The impact of low health literacy can discourage some consumers from seeking care. They may be intimidated or embarrassed by their lack of healthcare knowledge and thus intentionally stay away from the doctor.

And low health literacy can result in poorer outcomes. Patients may not understand the meaning of their symptoms and fail to seek help, or fail to grasp the importance of receiving care for a given condition.

Now that the industry is becoming more tied to performance-based reimbursement models, providers and hospitals simply can’t afford to allow misunderstandings, misapplications of therapy or patient discouragement to prevent successful treatments.America’s providers need to take a more active role in improving health literacy.

Low health literacy is a widespread problem.

The majority of American adults are, to some degree, health illiterate. In fact, the first-ever National Assessment of Adult Literacy (NAAL) in 2006 found that only 12 percent of American adults are proficient in health literacy.

More than 1/3 of American adults were found to have difficulty completing even the most basic self-management tasks like following the instructions on a prescription bottle. Of the remainder, most would be able to complete some basic self-management tasks, but have various degrees of difficulty doing everything they would need to do to realize the optimal outcome.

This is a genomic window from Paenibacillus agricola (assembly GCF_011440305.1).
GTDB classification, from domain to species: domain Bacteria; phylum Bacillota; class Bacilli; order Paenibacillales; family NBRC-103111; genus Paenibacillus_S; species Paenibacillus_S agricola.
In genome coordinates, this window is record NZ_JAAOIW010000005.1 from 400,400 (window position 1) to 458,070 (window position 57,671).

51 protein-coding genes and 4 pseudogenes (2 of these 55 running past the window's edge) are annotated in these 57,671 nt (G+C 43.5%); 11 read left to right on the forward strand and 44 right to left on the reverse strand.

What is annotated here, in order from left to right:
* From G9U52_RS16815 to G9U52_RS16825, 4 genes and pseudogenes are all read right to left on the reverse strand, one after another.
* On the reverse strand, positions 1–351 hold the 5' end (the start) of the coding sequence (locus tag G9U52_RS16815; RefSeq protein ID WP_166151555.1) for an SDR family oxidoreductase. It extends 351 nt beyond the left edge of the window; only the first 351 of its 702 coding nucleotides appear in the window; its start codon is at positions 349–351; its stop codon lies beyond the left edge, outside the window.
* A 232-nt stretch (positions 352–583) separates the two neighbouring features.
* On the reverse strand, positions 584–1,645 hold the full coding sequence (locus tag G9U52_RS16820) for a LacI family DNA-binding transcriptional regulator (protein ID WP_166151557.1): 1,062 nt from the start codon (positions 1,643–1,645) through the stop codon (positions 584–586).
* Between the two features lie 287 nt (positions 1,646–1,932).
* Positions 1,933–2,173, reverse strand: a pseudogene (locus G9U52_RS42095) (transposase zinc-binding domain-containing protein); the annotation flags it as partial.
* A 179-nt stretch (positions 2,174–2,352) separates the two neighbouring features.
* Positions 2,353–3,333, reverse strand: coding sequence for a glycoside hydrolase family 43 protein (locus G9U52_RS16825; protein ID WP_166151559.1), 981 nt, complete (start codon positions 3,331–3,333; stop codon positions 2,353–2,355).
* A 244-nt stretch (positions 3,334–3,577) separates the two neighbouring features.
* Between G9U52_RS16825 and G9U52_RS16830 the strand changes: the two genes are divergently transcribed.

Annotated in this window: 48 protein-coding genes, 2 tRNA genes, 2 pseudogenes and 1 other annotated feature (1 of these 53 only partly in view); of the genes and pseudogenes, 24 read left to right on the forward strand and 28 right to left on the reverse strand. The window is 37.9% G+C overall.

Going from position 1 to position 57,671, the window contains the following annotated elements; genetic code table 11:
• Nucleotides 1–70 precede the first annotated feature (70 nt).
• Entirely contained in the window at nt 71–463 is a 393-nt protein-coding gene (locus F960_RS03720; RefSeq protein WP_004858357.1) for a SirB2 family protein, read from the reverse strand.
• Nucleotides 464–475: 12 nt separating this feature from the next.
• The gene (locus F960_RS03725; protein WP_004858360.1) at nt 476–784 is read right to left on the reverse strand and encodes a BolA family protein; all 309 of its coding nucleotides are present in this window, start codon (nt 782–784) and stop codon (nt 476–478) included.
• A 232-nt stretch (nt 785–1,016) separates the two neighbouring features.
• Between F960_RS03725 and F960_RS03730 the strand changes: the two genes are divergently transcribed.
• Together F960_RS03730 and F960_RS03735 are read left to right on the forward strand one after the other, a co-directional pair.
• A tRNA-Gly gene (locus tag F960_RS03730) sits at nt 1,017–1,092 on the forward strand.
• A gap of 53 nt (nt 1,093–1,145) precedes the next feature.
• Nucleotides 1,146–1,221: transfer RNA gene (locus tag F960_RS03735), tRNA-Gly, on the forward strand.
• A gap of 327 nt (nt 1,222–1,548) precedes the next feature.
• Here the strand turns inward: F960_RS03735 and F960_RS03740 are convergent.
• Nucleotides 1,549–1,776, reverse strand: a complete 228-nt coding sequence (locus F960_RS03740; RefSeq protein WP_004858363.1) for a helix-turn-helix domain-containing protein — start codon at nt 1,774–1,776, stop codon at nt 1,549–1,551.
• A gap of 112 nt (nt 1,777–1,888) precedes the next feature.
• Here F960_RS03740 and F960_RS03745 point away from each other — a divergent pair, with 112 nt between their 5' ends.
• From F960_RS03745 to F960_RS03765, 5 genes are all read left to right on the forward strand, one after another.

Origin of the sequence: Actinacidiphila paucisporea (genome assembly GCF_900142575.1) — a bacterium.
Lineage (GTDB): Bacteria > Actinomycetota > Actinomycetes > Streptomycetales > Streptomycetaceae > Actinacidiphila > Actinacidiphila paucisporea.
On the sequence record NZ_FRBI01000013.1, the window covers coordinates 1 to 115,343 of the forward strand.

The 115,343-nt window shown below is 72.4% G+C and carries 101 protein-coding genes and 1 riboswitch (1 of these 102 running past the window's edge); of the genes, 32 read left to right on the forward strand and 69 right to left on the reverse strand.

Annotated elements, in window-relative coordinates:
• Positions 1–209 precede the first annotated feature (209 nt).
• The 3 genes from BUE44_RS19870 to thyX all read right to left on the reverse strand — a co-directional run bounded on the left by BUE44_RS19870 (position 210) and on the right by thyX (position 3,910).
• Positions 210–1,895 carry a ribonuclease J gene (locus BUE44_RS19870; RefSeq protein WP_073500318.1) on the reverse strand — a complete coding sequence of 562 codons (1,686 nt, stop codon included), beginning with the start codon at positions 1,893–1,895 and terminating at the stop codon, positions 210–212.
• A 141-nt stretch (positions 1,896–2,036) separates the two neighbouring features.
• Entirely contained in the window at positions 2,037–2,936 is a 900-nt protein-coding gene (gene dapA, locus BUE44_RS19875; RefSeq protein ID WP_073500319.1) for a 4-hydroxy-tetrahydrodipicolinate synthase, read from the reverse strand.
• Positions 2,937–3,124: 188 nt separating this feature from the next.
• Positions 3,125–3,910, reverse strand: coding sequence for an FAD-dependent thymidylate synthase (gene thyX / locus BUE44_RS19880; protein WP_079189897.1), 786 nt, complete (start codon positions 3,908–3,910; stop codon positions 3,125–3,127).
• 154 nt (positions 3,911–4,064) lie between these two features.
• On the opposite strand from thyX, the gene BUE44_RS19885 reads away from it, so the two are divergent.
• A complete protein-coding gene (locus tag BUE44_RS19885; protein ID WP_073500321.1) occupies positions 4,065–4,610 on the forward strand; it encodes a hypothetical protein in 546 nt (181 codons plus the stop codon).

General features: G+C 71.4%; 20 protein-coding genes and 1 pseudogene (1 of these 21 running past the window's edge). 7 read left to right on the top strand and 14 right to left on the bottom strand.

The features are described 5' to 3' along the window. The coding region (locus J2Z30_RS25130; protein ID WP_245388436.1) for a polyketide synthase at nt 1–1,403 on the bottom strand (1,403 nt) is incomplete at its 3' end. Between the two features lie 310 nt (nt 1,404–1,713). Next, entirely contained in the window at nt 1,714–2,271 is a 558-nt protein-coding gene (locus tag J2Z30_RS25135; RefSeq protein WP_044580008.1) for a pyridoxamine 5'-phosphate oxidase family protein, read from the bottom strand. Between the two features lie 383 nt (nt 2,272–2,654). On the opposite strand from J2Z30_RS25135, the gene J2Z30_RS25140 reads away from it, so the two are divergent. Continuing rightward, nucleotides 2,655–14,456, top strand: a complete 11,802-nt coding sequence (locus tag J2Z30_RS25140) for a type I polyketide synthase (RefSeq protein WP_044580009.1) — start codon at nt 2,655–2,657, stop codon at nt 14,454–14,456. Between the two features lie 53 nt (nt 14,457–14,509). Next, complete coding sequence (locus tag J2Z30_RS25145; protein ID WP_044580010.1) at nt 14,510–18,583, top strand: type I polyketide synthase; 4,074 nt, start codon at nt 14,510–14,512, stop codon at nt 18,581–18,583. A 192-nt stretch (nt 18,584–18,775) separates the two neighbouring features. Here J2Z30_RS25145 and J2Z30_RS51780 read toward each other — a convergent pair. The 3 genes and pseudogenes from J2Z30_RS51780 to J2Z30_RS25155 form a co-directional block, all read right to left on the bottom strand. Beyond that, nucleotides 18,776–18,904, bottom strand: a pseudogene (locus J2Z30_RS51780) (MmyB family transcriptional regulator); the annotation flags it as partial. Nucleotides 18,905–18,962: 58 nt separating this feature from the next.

That doesn’t mean that the majority of American healthcare consumers are ignorant — it just means that many don’t have the experience or basic learning necessary to be effective partners in their own care.

Healthcare literacy is in many respects related to — but not dependent upon — basic literacy. The NAAL found that even high school and college grads who are proficient in reading and writing can exhibit healthcare illiteracy. The problem for these consumers isn’t the words — it’s most often the understanding and application of basic science concepts.